“Sometimes when I call (Rizzo) off to get a fly ball, he starts talking to me,” Baez said. “I tell him: ‘Hey, you can do whatever you want. Just don’t move my head. You can touch me if you want. Just don’t move my head.’

“And I told him to be ready for it, because I was going to do the same thing. You just got to be focused on the fly ball. No matter what’s happening around you, you just got to catch it.”

[SHOP: Buy a "Try Not to Suck" shirt with proceeds benefiting Joe Maddon's Respect 90 Foundation & other Cubs Charities]

This isn’t about Bartman. It’s about a group of young, confident players who are growing up together and absolutely expect to be in this position. It’s manager Joe Maddon designing “Embrace The Target” T-shirts and telling them to show up to the ballpark whenever they want and then blow off batting practice.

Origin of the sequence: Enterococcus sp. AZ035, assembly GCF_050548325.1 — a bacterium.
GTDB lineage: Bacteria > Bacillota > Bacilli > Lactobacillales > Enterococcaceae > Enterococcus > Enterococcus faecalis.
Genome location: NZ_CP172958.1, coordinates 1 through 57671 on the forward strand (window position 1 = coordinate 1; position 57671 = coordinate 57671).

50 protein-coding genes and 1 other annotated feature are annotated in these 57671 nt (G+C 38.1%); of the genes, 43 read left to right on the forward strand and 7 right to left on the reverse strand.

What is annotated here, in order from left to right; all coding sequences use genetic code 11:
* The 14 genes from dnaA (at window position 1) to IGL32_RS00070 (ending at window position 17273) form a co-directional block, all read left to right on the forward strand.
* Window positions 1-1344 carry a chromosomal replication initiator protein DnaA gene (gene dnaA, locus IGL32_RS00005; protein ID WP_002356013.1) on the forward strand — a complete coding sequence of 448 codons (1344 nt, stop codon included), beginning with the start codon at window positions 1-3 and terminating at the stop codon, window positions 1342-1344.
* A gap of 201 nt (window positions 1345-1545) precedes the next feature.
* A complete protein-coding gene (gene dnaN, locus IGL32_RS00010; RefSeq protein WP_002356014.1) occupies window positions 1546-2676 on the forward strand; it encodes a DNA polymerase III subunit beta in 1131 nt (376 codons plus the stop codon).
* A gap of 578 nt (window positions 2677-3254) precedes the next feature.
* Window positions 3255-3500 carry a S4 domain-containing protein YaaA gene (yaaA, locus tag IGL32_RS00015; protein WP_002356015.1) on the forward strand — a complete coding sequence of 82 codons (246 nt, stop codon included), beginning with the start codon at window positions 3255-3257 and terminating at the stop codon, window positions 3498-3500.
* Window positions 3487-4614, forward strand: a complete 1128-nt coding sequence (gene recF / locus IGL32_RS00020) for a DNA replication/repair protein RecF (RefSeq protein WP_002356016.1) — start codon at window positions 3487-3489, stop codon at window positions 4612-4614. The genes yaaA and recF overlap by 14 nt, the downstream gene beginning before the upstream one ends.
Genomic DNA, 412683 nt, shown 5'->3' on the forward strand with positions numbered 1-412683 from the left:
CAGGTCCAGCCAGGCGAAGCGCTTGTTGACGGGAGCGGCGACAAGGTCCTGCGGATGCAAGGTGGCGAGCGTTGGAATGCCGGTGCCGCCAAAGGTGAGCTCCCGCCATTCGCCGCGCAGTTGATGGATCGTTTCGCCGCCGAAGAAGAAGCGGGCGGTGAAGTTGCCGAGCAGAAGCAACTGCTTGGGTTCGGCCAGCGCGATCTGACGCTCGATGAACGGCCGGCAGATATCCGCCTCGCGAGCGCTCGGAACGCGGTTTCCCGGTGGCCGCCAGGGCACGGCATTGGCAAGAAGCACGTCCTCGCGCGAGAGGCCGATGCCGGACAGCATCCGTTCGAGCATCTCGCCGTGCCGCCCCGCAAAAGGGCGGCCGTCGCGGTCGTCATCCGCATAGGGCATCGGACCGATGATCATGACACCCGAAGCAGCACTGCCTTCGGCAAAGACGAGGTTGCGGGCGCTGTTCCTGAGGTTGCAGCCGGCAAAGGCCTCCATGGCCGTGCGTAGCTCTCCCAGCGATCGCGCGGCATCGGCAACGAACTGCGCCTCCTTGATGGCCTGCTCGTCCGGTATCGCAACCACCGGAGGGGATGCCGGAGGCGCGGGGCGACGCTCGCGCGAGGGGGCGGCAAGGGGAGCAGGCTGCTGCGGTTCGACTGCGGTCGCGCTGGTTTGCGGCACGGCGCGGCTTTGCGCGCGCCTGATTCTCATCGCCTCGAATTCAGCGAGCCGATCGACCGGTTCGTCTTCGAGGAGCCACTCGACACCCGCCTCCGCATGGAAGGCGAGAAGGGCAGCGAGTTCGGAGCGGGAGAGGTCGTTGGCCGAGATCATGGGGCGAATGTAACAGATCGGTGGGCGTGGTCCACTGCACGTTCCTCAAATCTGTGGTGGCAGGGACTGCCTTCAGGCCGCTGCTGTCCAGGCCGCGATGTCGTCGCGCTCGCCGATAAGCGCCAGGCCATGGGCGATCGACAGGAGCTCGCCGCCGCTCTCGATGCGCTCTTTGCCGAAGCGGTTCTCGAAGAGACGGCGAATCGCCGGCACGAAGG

“For sure, we’re relaxed,” said Baez, who’s gone viral during these playoffs, the rest of the country witnessing his amazing instincts and flashy personality. “I’m relaxed when I play defense.”

The thing is, Rizzo and Baez could be playing next to each other for the next five years, the same way Kris Bryant and Addison Russell will be anchoring the left side of the infield.

This is how Rizzo introduced Russell to The Show when a natural shortstop tried to learn second base on the fly last year and track pop-ups in front of 40,000 people: “Hey, watch out for that skateboard behind you! Don’t trip!”

“Oh yeah, we yell at each other all the time,” Rizzo said. “It’s just one of those things where you got to stay loose.”